To beef up its assistance program, DCA had spent more than $11.2 million of its $552-million funding share through November on internal costs, mostly to hire temporary staff for processing applications, records show. The agency had about 125 workers for the assistance program in mid-December, less than half as many as North Carolina’s program that has paid out roughly $420 million of its total $522 million in rent payments. Staffing up early was key for North Carolina to overcome similar technical glitches and processing bottlenecks that Georgia has faced, said Laura Hogshead, the chief operating officer for the North Carolina Office of Recovery and Resiliency.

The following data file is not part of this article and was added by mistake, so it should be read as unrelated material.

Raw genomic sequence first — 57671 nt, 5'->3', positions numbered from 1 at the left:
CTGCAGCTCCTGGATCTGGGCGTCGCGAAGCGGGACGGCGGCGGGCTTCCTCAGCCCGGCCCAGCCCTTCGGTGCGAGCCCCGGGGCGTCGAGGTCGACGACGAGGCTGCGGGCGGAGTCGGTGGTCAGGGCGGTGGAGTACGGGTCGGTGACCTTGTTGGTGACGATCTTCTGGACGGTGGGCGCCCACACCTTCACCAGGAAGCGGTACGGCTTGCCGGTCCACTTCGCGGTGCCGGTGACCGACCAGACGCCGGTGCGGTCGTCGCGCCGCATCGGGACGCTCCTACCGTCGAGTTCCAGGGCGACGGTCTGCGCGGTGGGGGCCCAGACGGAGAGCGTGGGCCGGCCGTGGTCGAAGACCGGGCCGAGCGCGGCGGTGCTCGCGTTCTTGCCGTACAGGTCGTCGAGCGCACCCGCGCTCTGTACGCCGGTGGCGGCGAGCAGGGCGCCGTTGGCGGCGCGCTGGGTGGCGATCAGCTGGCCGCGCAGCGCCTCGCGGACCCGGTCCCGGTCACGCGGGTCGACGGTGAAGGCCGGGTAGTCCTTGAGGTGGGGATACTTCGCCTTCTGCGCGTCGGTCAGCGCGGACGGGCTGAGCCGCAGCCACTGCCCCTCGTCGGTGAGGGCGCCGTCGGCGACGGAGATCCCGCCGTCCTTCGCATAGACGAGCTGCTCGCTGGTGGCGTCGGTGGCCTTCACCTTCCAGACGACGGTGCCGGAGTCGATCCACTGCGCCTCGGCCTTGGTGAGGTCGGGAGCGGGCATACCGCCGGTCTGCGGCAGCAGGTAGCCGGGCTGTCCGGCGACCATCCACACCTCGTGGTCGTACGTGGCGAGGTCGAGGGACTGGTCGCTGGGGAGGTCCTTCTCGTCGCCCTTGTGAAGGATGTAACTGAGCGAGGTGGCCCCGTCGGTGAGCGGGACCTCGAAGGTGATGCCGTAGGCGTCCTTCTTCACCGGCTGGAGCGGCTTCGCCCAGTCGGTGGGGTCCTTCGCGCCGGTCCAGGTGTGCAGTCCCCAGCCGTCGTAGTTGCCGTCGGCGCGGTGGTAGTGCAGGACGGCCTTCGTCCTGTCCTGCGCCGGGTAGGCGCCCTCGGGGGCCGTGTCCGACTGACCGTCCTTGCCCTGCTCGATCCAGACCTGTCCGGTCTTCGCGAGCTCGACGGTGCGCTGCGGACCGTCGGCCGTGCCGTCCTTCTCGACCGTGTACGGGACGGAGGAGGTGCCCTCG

Unlock This Article